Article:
College of Education receives over $30K from Castle Foundation

University of Hawaiʻi at Mānoa
Jennifer Beaulieu, 956-4388
College of Education
Posted: Oct 22, 2007

The Castle Foundation awarded $34,613 to the College of Education Curriculum Research & Development Group (CRDG) in support of a professional development partnership with Blanche Pope Elementary School (BPES). Hannah Slovin and Maria DaSilva of CRDG met with Ofelia Carag, principal of BPES, earlier this year to discuss student achievement and teaching capacity in mathematics. According to Slovin, this project is a part of a grant focused on improving mathematics teaching and learning in the Waimanalo community.

The partnership with BPES will continue for at least two years — the first focusing on pedagogical content knowledge and practices and the second providing follow-up and further training. This summer, the program began with a three-day mathematics content institute, visits by BPES teachers to UH Laboratory School mathematics classes, and collaborative teaming between CRDG staff and BPES teachers.

As part of their collaborative exercises, CRDG staff grouped BPES teachers into small learning communities. "Teaching really happens in isolation, and this breaks down that isolation," DaSilva said. "We‘re not judging them; rather, we‘re there to support reflective teaching practices." These groups enable teachers to observe, be observed, and provide each other with feedback. "Teachers are empowered because the direction is coming from the person being observed, not from us telling them what to do," Slovin added.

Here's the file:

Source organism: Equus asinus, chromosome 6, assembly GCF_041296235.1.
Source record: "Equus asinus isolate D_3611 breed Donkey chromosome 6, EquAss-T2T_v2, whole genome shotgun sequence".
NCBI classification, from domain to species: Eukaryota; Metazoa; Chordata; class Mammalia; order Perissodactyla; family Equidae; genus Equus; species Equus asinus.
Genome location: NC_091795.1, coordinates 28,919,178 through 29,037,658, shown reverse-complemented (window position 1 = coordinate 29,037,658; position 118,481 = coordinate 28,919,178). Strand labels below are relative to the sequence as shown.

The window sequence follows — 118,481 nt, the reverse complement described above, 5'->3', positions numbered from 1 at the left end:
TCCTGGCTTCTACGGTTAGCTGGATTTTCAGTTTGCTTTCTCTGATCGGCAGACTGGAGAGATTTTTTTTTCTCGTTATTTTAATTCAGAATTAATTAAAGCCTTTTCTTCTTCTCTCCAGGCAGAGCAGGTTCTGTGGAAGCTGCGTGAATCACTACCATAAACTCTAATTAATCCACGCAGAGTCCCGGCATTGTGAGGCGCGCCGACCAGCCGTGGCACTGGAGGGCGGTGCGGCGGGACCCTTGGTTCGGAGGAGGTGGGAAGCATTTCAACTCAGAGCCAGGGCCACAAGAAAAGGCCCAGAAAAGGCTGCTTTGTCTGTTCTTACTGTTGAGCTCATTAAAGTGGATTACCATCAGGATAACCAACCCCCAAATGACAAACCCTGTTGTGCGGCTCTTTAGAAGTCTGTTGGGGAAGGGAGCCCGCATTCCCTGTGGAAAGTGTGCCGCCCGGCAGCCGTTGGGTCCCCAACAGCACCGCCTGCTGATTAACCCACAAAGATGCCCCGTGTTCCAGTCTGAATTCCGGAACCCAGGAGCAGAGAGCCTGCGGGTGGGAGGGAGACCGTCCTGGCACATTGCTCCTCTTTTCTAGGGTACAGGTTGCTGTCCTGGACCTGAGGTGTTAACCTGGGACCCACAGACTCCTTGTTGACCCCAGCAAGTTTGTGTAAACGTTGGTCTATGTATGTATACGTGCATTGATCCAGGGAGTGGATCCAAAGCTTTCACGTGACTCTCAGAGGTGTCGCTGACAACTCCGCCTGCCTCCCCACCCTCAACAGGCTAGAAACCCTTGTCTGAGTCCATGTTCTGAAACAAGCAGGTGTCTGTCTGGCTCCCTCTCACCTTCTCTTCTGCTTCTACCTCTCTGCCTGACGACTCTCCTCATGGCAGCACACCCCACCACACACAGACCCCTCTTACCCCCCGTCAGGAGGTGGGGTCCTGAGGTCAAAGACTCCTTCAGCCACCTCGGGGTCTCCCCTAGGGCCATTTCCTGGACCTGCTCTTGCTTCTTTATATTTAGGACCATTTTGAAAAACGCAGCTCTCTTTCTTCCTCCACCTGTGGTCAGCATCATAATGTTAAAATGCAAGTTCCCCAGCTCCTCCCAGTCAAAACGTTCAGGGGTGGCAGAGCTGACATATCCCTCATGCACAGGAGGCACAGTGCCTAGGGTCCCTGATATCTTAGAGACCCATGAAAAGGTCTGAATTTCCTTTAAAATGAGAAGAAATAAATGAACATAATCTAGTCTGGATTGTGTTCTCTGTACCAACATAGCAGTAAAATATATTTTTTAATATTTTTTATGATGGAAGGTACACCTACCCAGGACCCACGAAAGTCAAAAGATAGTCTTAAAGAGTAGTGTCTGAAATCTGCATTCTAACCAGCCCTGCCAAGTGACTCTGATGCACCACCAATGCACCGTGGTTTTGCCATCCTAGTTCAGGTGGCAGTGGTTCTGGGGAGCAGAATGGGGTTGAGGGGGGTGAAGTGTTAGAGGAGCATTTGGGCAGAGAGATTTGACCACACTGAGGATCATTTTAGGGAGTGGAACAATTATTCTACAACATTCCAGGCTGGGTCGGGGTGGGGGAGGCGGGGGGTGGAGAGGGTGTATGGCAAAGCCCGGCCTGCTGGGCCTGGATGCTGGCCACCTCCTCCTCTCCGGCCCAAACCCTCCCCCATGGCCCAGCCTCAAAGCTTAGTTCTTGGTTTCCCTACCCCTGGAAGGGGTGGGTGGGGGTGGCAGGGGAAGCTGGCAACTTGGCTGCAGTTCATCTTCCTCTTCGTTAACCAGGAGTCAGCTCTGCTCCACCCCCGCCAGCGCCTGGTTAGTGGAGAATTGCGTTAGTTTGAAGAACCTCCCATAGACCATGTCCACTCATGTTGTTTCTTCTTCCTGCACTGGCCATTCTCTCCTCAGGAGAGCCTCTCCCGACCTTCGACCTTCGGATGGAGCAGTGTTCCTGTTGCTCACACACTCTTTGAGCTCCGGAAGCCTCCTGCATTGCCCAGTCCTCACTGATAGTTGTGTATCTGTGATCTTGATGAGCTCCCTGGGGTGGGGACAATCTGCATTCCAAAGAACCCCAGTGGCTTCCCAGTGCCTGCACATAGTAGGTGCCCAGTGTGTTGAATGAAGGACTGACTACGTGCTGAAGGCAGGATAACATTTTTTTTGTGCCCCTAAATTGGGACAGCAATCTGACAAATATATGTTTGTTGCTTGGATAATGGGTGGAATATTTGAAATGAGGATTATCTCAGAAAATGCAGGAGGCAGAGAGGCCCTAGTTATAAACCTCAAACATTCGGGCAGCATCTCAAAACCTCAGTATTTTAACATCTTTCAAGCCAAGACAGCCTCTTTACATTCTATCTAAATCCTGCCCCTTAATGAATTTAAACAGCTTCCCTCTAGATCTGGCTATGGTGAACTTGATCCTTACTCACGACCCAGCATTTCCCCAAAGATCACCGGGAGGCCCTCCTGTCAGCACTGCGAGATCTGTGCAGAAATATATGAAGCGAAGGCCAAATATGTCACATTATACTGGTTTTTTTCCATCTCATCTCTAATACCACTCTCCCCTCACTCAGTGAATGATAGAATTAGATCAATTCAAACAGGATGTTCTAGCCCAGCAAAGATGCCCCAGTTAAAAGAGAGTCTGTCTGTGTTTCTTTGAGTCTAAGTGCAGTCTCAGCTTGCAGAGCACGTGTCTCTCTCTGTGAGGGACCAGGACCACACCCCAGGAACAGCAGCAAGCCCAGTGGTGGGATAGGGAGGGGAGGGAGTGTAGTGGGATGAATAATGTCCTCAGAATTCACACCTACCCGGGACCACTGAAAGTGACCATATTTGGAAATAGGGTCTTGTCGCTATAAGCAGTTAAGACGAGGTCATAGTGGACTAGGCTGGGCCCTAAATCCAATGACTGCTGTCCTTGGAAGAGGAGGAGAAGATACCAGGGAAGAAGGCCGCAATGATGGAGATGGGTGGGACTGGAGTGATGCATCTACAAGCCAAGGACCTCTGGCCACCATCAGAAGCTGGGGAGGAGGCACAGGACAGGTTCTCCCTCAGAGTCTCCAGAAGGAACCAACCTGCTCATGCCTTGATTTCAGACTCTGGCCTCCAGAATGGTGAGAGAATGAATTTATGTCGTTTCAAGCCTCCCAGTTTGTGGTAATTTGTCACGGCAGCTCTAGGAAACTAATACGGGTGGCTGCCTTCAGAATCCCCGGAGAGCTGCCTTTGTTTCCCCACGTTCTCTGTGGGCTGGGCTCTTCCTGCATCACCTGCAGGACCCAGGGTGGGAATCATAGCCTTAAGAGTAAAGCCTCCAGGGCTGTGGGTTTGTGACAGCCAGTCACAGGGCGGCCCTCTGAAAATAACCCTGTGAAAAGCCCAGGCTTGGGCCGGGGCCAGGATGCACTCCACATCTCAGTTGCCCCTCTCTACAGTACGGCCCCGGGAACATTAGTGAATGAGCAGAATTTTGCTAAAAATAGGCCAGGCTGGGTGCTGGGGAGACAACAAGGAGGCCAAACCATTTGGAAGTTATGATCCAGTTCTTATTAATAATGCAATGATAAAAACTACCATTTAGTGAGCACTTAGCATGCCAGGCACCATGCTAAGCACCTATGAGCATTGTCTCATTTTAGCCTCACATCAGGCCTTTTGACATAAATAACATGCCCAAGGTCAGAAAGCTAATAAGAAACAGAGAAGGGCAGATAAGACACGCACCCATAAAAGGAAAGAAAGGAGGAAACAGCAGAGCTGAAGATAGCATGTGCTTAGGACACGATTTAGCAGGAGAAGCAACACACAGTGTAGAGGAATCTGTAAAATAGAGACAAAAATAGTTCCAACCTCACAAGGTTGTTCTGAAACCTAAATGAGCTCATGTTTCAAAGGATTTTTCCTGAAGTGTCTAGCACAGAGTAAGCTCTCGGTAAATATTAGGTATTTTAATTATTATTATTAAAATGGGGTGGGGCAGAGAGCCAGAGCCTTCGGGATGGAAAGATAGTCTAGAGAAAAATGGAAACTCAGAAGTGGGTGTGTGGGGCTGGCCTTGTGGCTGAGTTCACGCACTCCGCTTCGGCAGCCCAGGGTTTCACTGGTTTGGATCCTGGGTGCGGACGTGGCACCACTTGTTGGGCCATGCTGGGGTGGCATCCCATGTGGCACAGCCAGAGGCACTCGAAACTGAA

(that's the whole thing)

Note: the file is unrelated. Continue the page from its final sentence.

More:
Topics of professional development will be linked to the Hawaiʻi content and performance standards III and to other areas in which BPES students score low on the Hawaiʻi state assessment. A high priority will be given to the mathematics process standards with a focus on communication in mathematics. Teachers from BPES will visit the UH Laboratory School at least twice during the school year to see the process standards implemented in a heterogeneously-grouped classroom, to gain an understanding of Measure Up, a CRDG project, and to reflect on their own practices and expectations of students.

On the program‘s success, DaSilva has heard more than once, "What could I have become if I had learned mathematics in this way?"


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